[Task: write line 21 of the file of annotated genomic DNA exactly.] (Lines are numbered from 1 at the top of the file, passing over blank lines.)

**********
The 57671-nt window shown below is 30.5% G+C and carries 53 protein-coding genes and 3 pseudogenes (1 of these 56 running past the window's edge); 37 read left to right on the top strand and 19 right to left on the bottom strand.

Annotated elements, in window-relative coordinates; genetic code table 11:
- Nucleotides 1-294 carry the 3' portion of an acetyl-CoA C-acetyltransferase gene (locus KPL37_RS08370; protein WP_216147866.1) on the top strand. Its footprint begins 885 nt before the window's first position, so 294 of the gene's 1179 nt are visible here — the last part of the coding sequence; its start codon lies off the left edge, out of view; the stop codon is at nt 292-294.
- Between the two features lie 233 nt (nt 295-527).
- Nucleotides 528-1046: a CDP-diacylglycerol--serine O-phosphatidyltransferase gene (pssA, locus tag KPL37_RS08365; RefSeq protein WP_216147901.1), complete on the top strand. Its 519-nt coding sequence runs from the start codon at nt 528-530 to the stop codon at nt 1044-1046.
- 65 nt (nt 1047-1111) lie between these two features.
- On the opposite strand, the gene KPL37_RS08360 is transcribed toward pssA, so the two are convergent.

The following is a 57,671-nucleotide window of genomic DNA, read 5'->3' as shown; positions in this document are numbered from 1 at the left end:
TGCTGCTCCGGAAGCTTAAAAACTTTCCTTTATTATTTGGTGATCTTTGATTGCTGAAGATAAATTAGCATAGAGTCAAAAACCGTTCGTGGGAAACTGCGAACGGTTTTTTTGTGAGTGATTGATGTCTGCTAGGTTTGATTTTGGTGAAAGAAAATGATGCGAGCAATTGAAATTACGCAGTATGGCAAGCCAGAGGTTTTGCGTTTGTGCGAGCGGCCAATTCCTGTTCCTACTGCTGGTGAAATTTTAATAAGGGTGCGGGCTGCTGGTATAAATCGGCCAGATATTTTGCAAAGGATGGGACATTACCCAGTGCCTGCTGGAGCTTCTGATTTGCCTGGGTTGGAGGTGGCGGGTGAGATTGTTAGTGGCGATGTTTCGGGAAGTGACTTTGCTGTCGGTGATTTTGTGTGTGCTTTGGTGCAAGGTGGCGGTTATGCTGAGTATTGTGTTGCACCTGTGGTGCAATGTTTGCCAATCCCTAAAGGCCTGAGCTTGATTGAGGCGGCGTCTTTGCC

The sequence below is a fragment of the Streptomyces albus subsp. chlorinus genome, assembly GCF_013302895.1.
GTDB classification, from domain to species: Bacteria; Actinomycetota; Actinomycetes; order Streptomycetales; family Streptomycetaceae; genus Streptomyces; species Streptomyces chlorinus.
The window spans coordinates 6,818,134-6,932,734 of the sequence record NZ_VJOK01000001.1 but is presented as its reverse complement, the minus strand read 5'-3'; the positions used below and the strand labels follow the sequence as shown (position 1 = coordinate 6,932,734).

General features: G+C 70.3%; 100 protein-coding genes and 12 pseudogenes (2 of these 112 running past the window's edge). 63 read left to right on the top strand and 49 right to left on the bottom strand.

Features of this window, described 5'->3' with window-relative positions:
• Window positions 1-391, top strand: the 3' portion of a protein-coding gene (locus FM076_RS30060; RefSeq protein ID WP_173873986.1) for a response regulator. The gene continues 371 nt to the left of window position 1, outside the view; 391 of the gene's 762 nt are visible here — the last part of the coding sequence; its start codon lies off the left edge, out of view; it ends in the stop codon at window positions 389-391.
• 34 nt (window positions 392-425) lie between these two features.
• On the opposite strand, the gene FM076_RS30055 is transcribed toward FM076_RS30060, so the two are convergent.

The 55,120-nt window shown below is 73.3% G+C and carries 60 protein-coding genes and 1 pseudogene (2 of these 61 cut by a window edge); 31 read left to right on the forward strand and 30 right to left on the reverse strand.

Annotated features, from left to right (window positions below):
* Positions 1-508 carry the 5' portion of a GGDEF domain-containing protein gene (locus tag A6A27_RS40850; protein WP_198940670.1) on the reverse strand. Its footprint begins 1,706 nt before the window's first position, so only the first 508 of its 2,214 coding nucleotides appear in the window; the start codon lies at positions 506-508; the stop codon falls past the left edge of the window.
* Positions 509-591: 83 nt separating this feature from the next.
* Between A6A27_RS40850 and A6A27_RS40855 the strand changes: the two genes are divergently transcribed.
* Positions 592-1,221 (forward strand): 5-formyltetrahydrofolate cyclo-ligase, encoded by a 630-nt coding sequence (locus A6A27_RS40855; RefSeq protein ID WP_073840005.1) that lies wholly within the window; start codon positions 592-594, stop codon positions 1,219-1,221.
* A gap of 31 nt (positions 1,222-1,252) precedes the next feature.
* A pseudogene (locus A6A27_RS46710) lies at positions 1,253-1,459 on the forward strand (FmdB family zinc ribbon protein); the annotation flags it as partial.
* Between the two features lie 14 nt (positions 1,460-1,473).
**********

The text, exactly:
* Positions 509-591: 83 nt separating this feature from the next.